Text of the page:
Emmylou Cortez Nicolas
BS Biology 1A
Prof. Felipa Oliquino
SWING DANCING HISTORY
The swing dance is not a single form/kind of dance but a group of various dances which developed in the earlier half of the twentieth century. These dance forms flourished with jazz or swing style of music. The origin of these swing dances can be traced back to the vernacular African-American dance forms. Today, the most popular form of swing dancing is Lindy Hop. In fact, many of the swing dance forms have descended from Lindy Hop. Other dances included in the category of swing dancing are Shag, Blue, Balboa, East Coast Swing, West Coast Swing, Rock and Roll, Hand Dancing, Modern Jive, etc.
History of Swing Dancing
The art of swing dancing is influenced by many cultures and traditions. Apart from the Lindy Hop, various swing dancing forms have evolved from Charleston, Fox Trot, Tango and Waltz. The close dancing forms, Tango and Waltz were introduced in USA in the beginning of the twentieth century. Earlier, these dances were not accepted by the society; however, with rise in their popularity in Paris, the Waltz and Tango became instant hits in America. The dances like Truckin', Shim Shammy and Black Bottom are known to have preceded the swing dancing craze in the US. Variations that occurred in swing dances were numerous. Out of them, the West Coast Swing used a pattern of 6 beats. One can perform the West Coast Swing with any form of music. The East Coast Swing is similar to the West Coast Swing in terms of beats (6 beats are used). This dance includes stepping side-to-side. One has to take a step backwards after every three steps.
Swing Dancing of 1930s
The 1930s history of swing dancing is presented in the paragraphs below. Balboa: This form of dance evolved in Southern California; it was generally performed as a ballroom dance. The Balboa swing dance is performed in a close embrace and quick footwork is its specialty. Lindy Hop: This form of dance evolved in a period between late 1920s and early 1930s. It is an 8-count dance and gives more importance to improvisation. The 'jazz' or 'blues' rhythm is used for this dance and it is adaptable to any form of music. Collegiate Shag: This dance form originated in the '30s decade in New York. It is said that the prefix, 'collegiate' was added to the name for attracting the youth to dance halls and studios. During the later half of twentieth century, the name collegiate shag however, became standard. This form of swing dance was performed with a 2-beat rhythm.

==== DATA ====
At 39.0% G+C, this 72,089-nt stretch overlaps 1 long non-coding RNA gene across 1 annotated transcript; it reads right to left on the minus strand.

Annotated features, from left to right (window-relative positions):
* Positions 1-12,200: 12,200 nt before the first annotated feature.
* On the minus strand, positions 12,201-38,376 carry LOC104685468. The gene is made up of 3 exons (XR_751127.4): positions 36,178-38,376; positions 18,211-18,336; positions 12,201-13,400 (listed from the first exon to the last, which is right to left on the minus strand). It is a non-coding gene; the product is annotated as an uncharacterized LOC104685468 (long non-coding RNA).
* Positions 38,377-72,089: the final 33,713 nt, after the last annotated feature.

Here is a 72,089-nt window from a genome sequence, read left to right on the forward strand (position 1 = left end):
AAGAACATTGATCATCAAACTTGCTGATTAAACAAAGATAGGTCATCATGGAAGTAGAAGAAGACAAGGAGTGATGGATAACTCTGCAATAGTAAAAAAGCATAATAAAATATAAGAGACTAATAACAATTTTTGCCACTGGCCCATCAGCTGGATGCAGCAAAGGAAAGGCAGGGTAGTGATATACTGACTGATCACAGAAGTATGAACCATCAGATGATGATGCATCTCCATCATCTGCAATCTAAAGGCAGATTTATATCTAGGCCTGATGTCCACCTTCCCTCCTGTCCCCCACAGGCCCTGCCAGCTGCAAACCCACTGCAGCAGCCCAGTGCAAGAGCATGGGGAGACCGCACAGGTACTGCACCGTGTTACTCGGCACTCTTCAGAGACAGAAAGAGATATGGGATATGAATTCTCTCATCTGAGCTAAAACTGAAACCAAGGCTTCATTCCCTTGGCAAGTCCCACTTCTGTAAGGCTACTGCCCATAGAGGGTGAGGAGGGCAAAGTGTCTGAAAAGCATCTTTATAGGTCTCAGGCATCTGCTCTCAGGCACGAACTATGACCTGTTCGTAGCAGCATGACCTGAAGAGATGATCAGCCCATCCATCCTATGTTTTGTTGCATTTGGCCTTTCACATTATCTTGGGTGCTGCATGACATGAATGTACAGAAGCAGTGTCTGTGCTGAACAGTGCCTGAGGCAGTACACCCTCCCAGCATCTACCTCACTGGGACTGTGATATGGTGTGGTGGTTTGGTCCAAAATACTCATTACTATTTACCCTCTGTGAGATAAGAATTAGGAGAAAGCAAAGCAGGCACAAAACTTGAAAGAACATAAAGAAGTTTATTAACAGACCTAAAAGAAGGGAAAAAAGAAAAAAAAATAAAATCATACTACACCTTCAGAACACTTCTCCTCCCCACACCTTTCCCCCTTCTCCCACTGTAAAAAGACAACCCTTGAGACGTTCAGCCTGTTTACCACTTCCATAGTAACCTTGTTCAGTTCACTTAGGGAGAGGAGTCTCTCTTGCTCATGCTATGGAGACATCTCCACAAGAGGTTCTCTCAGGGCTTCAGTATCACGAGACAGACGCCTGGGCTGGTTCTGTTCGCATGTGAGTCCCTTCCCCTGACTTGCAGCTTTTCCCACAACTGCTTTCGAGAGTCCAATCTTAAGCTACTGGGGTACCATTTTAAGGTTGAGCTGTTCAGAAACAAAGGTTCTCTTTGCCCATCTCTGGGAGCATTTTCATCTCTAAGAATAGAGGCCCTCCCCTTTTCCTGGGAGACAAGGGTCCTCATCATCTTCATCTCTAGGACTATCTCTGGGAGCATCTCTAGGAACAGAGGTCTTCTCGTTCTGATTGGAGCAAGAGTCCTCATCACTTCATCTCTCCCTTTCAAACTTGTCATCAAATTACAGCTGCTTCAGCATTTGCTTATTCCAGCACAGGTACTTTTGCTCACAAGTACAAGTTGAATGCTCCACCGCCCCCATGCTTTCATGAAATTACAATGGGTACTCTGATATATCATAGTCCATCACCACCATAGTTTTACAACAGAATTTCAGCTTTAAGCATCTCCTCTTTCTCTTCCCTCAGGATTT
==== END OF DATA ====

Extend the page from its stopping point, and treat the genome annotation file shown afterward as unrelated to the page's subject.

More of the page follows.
The 40s Decade Swing Dancing
Swing dancing history of the 40s decade is given in short in the following paragraphs. Boogie-woogie: The boogie-woogie dance developed in the 30s. This dance-form became popular with the rise in boogie-woogie music. Boogie-woogie dance is also known as the European form of East coast swing. Originally a six-count dance, the boogie-woogie has undergone many changes; it is now performed with 8-count variations. The boogie-woogie and various forms of rock music are used to perform this swing dance. Carolina Shag: During the 1940s, the Carolina Shag was performed between the Myrtle and Wilmington beaches. This form of swing dancing is associated with beach music. The different forms of swing dances were popular amongst the youth. The college going crowd used to throng nightclubs for learning swing dancing in the 40s and 50s decade in the US. Since, there were no fixed or specific rules, various styles of the swing dance emerged. The 'New York Society of Teachers' began the work of documenting various forms of swing dance in the early 1940s. Thereafter, the Arther Murray Studios started teaching swing dance.
The swing dancing history is marked with changes and variations. Swing dancing was largely influenced by different types of dances and different dancing styles. Thus, one can see a lot of variety in this form of dance.
History of Tango Dance...
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